Subject: Agitator brings focus to crusade - Ian Melrose
The West Australian (Perth)
July 21, 2006 Friday METRO
Agitator brings focus to crusade
A news article about the death of an East Timorese girl awoke the activist in wealthy businessman Ian Melrose
Ian Melrose is a one-man political phenomenon. You probably don't know him - that's the way he prefers it - but you'd no doubt be aware of some of his work. Some of you might even wear his products.
On the face of it, the itinerant, sometimes Perth-based businessman is not the sort of man you'd expect embracing humanitarian causes.
The 53-year-old has amassed considerable wealth through his 40-plus national chain of Optical Superstores. He has numerous homes in leafy suburbs across Australia, his two teenage children attend private schools and he believes the Howard Government's economic stewardship has been great.
In fact, he reckons he was a bit of a couch potato "when I wasn't working my arse off".
But political activism came upon him suddenly, relatively late in life. In May 2004, he read a newspaper story about a 12-year-old East Timorese girl who died from worm infestation. A United Nations-funded autopsy on the girl had found that 20cm-30cm roundworms had moved from her starved gut into her stomach, searching for food, and then to her throat, choking her to death.
A 20<cents> tablet would have saved her life.
"I read that article three times. Each time I read it I walked about the house for about half an hour thinking 'This is horrific, I've got to do something to change it'," Mr Melrose told The West Australian.
"What really pissed me off was that the Australian Government was stealing East Timor's gas and oil that under international law belonged to East Timor.
"Politics bamboozles me: how governments can make appallingly wrong decisions, know that they're wrong and go full steam ahead anyway. Australia is the richest country in Asia, East Timor is the poorest and we were stealing from them. Not what we should do."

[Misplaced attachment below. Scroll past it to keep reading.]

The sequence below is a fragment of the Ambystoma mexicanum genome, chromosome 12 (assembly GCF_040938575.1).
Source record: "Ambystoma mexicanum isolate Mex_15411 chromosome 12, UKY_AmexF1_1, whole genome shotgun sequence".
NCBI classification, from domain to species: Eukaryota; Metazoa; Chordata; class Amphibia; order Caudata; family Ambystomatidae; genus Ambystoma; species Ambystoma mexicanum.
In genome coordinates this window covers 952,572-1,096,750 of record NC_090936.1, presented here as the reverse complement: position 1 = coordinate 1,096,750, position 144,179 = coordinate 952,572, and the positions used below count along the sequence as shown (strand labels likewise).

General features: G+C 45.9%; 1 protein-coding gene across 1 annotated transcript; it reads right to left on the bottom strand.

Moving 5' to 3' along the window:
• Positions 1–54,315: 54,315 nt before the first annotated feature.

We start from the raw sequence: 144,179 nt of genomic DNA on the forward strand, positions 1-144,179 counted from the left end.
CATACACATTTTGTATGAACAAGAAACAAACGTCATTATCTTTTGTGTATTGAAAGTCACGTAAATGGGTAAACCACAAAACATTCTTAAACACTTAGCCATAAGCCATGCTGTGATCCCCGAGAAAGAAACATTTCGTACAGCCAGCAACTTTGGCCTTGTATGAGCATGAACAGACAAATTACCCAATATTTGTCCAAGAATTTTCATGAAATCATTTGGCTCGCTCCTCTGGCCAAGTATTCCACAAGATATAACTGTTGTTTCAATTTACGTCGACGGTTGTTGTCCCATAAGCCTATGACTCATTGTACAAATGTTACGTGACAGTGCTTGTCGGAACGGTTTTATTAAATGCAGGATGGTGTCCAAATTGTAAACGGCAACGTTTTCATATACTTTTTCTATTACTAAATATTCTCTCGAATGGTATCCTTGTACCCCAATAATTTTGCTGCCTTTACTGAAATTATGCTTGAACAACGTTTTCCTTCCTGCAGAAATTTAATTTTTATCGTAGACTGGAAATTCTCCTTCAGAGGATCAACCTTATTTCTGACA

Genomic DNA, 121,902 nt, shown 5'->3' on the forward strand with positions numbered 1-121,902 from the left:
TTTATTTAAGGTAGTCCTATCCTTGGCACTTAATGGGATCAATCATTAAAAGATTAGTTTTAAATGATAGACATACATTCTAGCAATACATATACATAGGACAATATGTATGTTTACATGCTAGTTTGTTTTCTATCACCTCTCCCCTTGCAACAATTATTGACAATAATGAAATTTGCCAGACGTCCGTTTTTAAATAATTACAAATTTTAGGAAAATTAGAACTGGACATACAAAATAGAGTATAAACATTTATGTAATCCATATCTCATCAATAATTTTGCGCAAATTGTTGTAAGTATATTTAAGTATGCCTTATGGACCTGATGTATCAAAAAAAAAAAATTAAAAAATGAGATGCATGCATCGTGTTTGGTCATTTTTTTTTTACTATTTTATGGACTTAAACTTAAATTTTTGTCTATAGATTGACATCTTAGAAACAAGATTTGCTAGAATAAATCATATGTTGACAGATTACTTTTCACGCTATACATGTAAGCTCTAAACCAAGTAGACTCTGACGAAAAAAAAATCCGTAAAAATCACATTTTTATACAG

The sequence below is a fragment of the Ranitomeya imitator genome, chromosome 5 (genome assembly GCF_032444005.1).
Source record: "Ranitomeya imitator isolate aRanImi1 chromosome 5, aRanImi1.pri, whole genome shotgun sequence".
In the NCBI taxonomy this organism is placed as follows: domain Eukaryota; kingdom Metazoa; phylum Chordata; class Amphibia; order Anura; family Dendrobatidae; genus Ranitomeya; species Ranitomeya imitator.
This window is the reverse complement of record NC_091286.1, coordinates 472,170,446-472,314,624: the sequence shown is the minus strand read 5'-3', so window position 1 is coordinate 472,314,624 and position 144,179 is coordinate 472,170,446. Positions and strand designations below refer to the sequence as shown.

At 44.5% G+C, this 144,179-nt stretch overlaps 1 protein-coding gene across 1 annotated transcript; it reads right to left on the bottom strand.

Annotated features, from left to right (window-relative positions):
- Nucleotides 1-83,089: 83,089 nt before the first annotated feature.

He wrote and funded a TV campaign soon after reading the article, decrying the Australian Government's decision to withdraw recognition of the maritime boundary jurisdiction of the International Court of Justice.
He targeted three South Australian Liberal-held marginal seats during the 2004 election with TV and newspaper ads. He used his database of 600,000 customers (124,000 of whom are in Adelaide) to send brochures on the East Timor oil and gas dispute. Two of the Liberal marginals fell to Labor (Adelaide and Hindmarsh).
A few months later he paid about $30,000 to have a hard-hitting 30-second commercial played during the Australian Open's men's quarter-finals.
"East Timor, a country where eight out of every 100 children die before they're five, don't want our charity, they just want justice," the voice-over said. "Under international law, the Howard Government has stolen $2 billion in tax revenue from gas and oil royalties. Please, let your Liberal politician know that Australia must stop stealing East Timor's gas and oil."
Then he conscripted former World War II Diggers for another series of provocative ads in which the Howard Government was pummelled for ripping off the East Timorese.